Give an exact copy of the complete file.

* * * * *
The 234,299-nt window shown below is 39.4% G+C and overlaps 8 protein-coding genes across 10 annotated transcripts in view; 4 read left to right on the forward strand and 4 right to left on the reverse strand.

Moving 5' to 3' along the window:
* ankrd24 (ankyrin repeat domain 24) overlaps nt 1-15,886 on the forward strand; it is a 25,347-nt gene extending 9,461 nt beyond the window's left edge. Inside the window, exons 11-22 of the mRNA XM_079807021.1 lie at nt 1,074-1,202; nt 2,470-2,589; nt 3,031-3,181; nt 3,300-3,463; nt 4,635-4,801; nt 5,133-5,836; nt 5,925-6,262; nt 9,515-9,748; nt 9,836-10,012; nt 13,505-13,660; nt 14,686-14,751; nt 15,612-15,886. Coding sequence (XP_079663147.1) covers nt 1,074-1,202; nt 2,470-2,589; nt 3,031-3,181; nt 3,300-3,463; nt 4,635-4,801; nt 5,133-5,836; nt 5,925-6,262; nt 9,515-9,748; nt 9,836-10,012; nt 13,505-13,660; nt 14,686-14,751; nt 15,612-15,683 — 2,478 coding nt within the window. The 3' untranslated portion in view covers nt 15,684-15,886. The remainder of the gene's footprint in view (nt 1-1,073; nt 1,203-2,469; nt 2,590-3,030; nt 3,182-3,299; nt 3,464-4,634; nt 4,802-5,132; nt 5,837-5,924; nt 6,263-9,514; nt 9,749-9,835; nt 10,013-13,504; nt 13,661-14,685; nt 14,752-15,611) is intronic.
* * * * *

The 234,299-nt window shown below is 39.4% G+C and overlaps 8 protein-coding genes across 10 annotated transcripts in view; 4 read left to right on the forward strand and 4 right to left on the reverse strand.

Moving 5' to 3' along the window:
* ankrd24 (ankyrin repeat domain 24) overlaps nt 1-15,886 on the forward strand; it is a 25,347-nt gene extending 9,461 nt beyond the window's left edge. Inside the window, exons 11-22 of the mRNA XM_079807021.1 lie at nt 1,074-1,202; nt 2,470-2,589; nt 3,031-3,181; nt 3,300-3,463; nt 4,635-4,801; nt 5,133-5,836; nt 5,925-6,262; nt 9,515-9,748; nt 9,836-10,012; nt 13,505-13,660; nt 14,686-14,751; nt 15,612-15,886. Coding sequence (XP_079663147.1) covers nt 1,074-1,202; nt 2,470-2,589; nt 3,031-3,181; nt 3,300-3,463; nt 4,635-4,801; nt 5,133-5,836; nt 5,925-6,262; nt 9,515-9,748; nt 9,836-10,012; nt 13,505-13,660; nt 14,686-14,751; nt 15,612-15,683 — 2,478 coding nt within the window. The 3' untranslated portion in view covers nt 15,684-15,886. The remainder of the gene's footprint in view (nt 1-1,073; nt 1,203-2,469; nt 2,590-3,030; nt 3,182-3,299; nt 3,464-4,634; nt 4,802-5,132; nt 5,837-5,924; nt 6,263-9,514; nt 9,749-9,835; nt 10,013-13,504; nt 13,661-14,685; nt 14,752-15,611) is intronic.